Cross-national comparisons of increasing suicidal mortality rates for Koreans in the Republic of Korea and Korean Americans in the USA, 2003-2012. Epidemiology and psychiatric sciences Kung, A., Hastings, K. G., Kapphahn, K. I., Wang, E. J., Cullen, M. R., Ivey, S. L., Palaniappan, L. P., Chung, S. 2016: 1-12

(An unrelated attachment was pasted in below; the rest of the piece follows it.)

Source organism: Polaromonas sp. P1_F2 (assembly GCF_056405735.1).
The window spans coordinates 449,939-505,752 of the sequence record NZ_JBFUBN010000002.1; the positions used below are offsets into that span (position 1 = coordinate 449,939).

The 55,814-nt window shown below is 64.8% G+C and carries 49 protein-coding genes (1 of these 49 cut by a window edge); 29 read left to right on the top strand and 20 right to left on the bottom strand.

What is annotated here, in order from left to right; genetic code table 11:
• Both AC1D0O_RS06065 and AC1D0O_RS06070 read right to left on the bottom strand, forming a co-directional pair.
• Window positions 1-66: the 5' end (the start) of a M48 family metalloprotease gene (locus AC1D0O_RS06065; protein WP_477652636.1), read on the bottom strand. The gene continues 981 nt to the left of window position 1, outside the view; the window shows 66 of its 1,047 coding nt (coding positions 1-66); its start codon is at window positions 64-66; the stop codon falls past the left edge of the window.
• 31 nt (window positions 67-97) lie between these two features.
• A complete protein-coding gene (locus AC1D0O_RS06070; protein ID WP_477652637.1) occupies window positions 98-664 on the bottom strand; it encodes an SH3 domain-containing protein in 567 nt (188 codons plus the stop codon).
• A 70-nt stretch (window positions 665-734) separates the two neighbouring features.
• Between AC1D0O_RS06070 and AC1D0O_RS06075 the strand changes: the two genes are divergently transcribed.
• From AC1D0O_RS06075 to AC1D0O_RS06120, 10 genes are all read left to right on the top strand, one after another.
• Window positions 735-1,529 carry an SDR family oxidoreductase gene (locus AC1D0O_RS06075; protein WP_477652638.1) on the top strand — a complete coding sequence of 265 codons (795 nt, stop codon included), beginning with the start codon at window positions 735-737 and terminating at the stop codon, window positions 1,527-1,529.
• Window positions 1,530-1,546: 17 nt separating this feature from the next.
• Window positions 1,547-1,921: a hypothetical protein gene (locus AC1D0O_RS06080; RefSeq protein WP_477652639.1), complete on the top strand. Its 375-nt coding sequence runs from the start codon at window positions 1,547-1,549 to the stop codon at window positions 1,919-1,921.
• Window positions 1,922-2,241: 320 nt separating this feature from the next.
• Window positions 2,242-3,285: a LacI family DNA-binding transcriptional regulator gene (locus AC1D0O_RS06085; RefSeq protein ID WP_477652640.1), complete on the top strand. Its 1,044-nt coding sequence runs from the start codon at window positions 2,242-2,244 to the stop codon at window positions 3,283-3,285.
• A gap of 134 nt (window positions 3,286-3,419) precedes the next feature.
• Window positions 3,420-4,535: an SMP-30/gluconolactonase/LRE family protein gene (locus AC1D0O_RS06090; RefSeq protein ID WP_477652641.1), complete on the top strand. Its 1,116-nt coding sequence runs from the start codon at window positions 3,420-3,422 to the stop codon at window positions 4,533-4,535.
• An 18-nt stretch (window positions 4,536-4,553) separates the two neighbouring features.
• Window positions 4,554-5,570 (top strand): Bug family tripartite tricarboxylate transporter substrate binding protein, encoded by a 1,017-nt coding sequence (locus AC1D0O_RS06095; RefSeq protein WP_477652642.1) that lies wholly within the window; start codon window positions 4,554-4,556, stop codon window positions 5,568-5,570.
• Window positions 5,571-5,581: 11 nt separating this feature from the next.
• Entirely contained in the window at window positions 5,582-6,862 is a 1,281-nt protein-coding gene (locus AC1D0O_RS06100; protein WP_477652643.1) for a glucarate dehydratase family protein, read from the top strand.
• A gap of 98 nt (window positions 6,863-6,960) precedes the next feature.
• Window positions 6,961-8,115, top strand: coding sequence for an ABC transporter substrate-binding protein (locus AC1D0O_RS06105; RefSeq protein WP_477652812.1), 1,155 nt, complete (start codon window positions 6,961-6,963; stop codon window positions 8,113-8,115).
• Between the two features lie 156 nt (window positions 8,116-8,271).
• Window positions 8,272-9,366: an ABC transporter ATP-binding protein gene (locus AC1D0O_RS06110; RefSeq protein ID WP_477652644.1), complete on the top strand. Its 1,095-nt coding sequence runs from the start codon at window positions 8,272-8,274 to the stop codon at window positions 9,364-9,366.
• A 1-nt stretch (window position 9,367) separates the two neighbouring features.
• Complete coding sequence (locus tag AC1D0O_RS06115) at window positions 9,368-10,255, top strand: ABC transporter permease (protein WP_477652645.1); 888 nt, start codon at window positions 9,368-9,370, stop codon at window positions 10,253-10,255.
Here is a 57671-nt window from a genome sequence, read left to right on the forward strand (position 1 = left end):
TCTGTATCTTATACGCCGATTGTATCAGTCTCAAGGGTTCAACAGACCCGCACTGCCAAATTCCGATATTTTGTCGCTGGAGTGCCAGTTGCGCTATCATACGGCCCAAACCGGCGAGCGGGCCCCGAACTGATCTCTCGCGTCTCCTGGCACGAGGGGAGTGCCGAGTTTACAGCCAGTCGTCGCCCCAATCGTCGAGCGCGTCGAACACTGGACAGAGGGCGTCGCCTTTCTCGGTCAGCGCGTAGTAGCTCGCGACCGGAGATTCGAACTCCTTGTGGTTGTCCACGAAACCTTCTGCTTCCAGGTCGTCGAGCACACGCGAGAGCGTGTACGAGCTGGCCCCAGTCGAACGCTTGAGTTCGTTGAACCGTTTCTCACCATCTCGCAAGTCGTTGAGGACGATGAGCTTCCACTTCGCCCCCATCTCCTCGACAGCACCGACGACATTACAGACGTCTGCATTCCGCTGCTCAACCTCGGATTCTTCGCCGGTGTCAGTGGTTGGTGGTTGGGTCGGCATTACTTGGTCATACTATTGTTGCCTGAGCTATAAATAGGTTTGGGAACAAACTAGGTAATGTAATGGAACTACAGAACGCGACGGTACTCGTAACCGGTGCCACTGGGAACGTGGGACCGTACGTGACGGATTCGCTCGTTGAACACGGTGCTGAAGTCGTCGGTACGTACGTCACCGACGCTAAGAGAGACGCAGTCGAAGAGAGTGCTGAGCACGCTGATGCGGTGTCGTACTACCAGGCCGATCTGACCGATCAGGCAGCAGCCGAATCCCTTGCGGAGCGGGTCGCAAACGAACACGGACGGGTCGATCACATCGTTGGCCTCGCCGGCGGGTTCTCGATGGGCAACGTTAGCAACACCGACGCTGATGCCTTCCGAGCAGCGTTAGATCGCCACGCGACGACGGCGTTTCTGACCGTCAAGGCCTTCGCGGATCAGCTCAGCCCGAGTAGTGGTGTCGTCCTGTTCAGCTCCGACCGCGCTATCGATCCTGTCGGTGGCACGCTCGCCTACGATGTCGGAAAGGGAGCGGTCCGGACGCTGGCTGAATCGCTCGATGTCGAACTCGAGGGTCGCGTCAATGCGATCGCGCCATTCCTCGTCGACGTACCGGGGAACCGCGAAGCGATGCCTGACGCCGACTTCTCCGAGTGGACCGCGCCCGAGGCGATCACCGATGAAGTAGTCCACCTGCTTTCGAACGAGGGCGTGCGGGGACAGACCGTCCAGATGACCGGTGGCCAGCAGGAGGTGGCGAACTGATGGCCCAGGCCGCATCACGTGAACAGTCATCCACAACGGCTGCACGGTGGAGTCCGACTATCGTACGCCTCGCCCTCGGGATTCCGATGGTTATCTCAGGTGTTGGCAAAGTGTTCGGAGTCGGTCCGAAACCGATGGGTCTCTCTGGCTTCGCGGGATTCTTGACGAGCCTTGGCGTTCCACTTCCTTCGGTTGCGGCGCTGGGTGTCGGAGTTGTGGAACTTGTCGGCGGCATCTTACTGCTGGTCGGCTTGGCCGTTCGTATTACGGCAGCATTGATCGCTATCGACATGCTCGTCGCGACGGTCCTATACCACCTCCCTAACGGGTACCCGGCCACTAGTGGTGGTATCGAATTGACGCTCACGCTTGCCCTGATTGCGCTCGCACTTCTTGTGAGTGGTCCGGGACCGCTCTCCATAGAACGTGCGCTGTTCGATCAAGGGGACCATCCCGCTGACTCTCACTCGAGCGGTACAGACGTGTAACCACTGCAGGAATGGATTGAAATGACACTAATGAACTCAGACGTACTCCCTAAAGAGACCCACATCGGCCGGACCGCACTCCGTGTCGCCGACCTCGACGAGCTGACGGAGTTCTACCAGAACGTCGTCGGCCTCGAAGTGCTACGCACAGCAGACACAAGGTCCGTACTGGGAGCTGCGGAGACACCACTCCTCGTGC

Korea has the highest suicide rate of developed countries, two times higher than the USA. Suicide trends among Koreans Americans living in the USA during the same period have not yet been described. We report suicide mortality rates and trends for four groups: (1) Korean Americans, (2) non-Hispanic White (NHW) Americans, (3) selected Asian American subgroups and (4) Koreans living in the Republic of Korea.We used US national (n = 18 113 585) and World Health Organization (WHO) (n = 232 919 253) mortality records for Korea from 2003 to 2012 to calculate suicide rates, all expressed per 100 000 persons. We assessed temporal trends and differences in age, gender and race/ethnicity using binomial regression.Suicide rates are highest in Koreans living in the Republic of Korea (32.4 for men and 14.8 for women). Suicide rates in Korean Americans (13.9 for men and 6.5 for women) have nearly doubled from 2003 to 2012 and exceed rates for all other Asian American subgroups (5.4-10.7 for men and 1.6-4.2 for women). Suicide rates among NHWs (21.0 for men and 5.6 for women) remain high. Among elders, suicide in Korean Americans (32.9 for men and 15.4 for women) is the highest of all examined racial/ethnic groups in the USA.Suicide in Korean Americans is higher than for other Asian Americans and follows temporal patterns more similar to Korea than the USA. Interventions to prevent suicide in Korean American populations, particularly among the elderly, are needed.

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